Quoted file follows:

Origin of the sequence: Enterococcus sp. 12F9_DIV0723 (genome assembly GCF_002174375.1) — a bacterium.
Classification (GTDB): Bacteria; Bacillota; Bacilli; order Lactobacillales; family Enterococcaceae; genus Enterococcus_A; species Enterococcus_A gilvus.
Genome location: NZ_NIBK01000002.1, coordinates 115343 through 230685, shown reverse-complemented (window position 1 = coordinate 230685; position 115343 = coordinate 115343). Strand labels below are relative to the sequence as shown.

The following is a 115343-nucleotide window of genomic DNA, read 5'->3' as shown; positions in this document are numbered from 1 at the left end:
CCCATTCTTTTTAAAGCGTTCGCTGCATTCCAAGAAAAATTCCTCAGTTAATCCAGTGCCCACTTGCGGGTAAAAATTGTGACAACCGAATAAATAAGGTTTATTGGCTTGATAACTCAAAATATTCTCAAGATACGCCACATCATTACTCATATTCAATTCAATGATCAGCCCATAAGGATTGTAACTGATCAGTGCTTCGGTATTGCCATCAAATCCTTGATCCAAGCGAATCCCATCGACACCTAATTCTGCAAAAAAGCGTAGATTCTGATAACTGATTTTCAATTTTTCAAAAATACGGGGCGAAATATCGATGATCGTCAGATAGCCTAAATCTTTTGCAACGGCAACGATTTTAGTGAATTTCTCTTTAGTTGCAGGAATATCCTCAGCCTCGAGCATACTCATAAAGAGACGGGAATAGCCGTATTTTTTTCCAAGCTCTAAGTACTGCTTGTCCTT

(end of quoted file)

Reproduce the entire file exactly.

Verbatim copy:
Origin of the sequence: Enterococcus sp. 12F9_DIV0723 (genome assembly GCF_002174375.1) — a bacterium.
Classification (GTDB): Bacteria; Bacillota; Bacilli; order Lactobacillales; family Enterococcaceae; genus Enterococcus_A; species Enterococcus_A gilvus.
Genome location: NZ_NIBK01000002.1, coordinates 115343 through 230685, shown reverse-complemented (window position 1 = coordinate 230685; position 115343 = coordinate 115343). Strand labels below are relative to the sequence as shown.

The following is a 115343-nucleotide window of genomic DNA, read 5'->3' as shown; positions in this document are numbered from 1 at the left end:
CCCATTCTTTTTAAAGCGTTCGCTGCATTCCAAGAAAAATTCCTCAGTTAATCCAGTGCCCACTTGCGGGTAAAAATTGTGACAACCGAATAAATAAGGTTTATTGGCTTGATAACTCAAAATATTCTCAAGATACGCCACATCATTACTCATATTCAATTCAATGATCAGCCCATAAGGATTGTAACTGATCAGTGCTTCGGTATTGCCATCAAATCCTTGATCCAAGCGAATCCCATCGACACCTAATTCTGCAAAAAAGCGTAGATTCTGATAACTGATTTTCAATTTTTCAAAAATACGGGGCGAAATATCGATGATCGTCAGATAGCCTAAATCTTTTGCAACGGCAACGATTTTAGTGAATTTCTCTTTAGTTGCAGGAATATCCTCAGCCTCGAGCATACTCATAAAGAGACGGGAATAGCCGTATTTTTTTCCAAGCTCTAAGTACTGCTTGTCCTT